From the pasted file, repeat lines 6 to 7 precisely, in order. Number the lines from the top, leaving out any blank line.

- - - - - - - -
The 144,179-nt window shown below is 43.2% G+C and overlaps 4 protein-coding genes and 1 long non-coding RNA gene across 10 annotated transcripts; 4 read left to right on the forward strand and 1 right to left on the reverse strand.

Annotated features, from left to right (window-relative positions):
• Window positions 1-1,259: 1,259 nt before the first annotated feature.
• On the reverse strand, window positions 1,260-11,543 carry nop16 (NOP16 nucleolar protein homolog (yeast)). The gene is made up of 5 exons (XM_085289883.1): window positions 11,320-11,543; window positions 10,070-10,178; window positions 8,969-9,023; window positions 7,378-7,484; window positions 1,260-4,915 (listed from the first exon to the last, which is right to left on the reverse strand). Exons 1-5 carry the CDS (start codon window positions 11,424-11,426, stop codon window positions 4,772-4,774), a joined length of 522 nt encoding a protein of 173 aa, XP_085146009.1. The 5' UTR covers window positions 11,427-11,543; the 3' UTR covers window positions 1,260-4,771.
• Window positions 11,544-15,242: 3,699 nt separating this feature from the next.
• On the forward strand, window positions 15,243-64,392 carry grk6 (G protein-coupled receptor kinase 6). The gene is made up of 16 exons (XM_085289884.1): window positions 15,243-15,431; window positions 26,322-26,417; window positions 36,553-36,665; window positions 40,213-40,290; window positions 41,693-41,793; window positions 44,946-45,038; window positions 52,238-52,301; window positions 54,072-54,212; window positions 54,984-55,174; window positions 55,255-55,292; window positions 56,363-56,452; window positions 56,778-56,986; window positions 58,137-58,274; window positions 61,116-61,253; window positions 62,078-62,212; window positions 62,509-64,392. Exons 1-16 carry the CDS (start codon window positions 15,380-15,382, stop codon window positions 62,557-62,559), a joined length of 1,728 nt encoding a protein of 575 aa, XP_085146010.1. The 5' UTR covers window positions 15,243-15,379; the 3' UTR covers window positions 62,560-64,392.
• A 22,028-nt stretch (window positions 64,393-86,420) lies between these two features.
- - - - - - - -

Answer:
• On the forward strand, window positions 15,243-64,392 carry grk6 (G protein-coupled receptor kinase 6). The gene is made up of 16 exons (XM_085289884.1): window positions 15,243-15,431; window positions 26,322-26,417; window positions 36,553-36,665; window positions 40,213-40,290; window positions 41,693-41,793; window positions 44,946-45,038; window positions 52,238-52,301; window positions 54,072-54,212; window positions 54,984-55,174; window positions 55,255-55,292; window positions 56,363-56,452; window positions 56,778-56,986; window positions 58,137-58,274; window positions 61,116-61,253; window positions 62,078-62,212; window positions 62,509-64,392. Exons 1-16 carry the CDS (start codon window positions 15,380-15,382, stop codon window positions 62,557-62,559), a joined length of 1,728 nt encoding a protein of 575 aa, XP_085146010.1. The 5' UTR covers window positions 15,243-15,379; the 3' UTR covers window positions 62,560-64,392.
• A 22,028-nt stretch (window positions 64,393-86,420) lies between these two features.